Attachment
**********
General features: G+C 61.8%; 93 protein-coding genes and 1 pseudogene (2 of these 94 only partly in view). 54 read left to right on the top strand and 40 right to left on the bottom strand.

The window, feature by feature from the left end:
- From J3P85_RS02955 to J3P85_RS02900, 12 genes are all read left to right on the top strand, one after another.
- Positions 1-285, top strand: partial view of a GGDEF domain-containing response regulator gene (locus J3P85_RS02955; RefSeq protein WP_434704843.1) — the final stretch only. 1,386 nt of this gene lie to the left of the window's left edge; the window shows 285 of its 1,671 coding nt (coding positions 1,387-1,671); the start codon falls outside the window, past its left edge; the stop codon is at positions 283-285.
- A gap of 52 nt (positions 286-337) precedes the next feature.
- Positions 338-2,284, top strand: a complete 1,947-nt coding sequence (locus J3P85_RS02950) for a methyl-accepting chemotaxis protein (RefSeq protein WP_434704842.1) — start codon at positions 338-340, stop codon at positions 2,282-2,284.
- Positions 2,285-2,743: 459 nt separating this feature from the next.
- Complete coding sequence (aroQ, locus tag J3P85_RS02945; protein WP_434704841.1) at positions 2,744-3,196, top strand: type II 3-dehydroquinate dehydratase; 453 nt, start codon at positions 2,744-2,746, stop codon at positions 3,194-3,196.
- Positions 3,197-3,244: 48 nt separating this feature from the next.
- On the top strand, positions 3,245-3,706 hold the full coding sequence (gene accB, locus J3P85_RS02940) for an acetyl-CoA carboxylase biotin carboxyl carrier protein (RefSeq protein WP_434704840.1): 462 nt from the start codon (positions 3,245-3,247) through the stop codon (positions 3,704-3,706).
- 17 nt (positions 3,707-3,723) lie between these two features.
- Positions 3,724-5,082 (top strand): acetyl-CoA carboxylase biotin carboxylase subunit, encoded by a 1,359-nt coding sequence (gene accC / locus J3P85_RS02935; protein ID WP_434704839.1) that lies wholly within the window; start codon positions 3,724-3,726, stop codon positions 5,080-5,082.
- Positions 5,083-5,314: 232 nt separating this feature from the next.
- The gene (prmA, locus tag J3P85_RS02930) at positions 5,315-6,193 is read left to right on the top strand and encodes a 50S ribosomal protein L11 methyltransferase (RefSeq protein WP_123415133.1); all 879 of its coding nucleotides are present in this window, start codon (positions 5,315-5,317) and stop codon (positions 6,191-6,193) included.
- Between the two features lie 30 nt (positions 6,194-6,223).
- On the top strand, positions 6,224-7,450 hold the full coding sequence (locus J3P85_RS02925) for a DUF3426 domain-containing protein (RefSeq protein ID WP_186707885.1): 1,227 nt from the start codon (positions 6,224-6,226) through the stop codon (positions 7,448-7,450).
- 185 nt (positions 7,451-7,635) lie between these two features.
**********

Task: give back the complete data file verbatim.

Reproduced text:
General features: G+C 61.8%; 93 protein-coding genes and 1 pseudogene (2 of these 94 only partly in view). 54 read left to right on the top strand and 40 right to left on the bottom strand.

The window, feature by feature from the left end:
- From J3P85_RS02955 to J3P85_RS02900, 12 genes are all read left to right on the top strand, one after another.
- Positions 1-285, top strand: partial view of a GGDEF domain-containing response regulator gene (locus J3P85_RS02955; RefSeq protein WP_434704843.1) — the final stretch only. 1,386 nt of this gene lie to the left of the window's left edge; the window shows 285 of its 1,671 coding nt (coding positions 1,387-1,671); the start codon falls outside the window, past its left edge; the stop codon is at positions 283-285.
- A gap of 52 nt (positions 286-337) precedes the next feature.
- Positions 338-2,284, top strand: a complete 1,947-nt coding sequence (locus J3P85_RS02950) for a methyl-accepting chemotaxis protein (RefSeq protein WP_434704842.1) — start codon at positions 338-340, stop codon at positions 2,282-2,284.
- Positions 2,285-2,743: 459 nt separating this feature from the next.
- Complete coding sequence (aroQ, locus tag J3P85_RS02945; protein WP_434704841.1) at positions 2,744-3,196, top strand: type II 3-dehydroquinate dehydratase; 453 nt, start codon at positions 2,744-2,746, stop codon at positions 3,194-3,196.
- Positions 3,197-3,244: 48 nt separating this feature from the next.
- On the top strand, positions 3,245-3,706 hold the full coding sequence (gene accB, locus J3P85_RS02940) for an acetyl-CoA carboxylase biotin carboxyl carrier protein (RefSeq protein WP_434704840.1): 462 nt from the start codon (positions 3,245-3,247) through the stop codon (positions 3,704-3,706).
- 17 nt (positions 3,707-3,723) lie between these two features.
- Positions 3,724-5,082 (top strand): acetyl-CoA carboxylase biotin carboxylase subunit, encoded by a 1,359-nt coding sequence (gene accC / locus J3P85_RS02935; protein ID WP_434704839.1) that lies wholly within the window; start codon positions 3,724-3,726, stop codon positions 5,080-5,082.
- Positions 5,083-5,314: 232 nt separating this feature from the next.
- The gene (prmA, locus tag J3P85_RS02930) at positions 5,315-6,193 is read left to right on the top strand and encodes a 50S ribosomal protein L11 methyltransferase (RefSeq protein WP_123415133.1); all 879 of its coding nucleotides are present in this window, start codon (positions 5,315-5,317) and stop codon (positions 6,191-6,193) included.
- Between the two features lie 30 nt (positions 6,194-6,223).
- On the top strand, positions 6,224-7,450 hold the full coding sequence (locus J3P85_RS02925) for a DUF3426 domain-containing protein (RefSeq protein ID WP_186707885.1): 1,227 nt from the start codon (positions 6,224-6,226) through the stop codon (positions 7,448-7,450).
- 185 nt (positions 7,451-7,635) lie between these two features.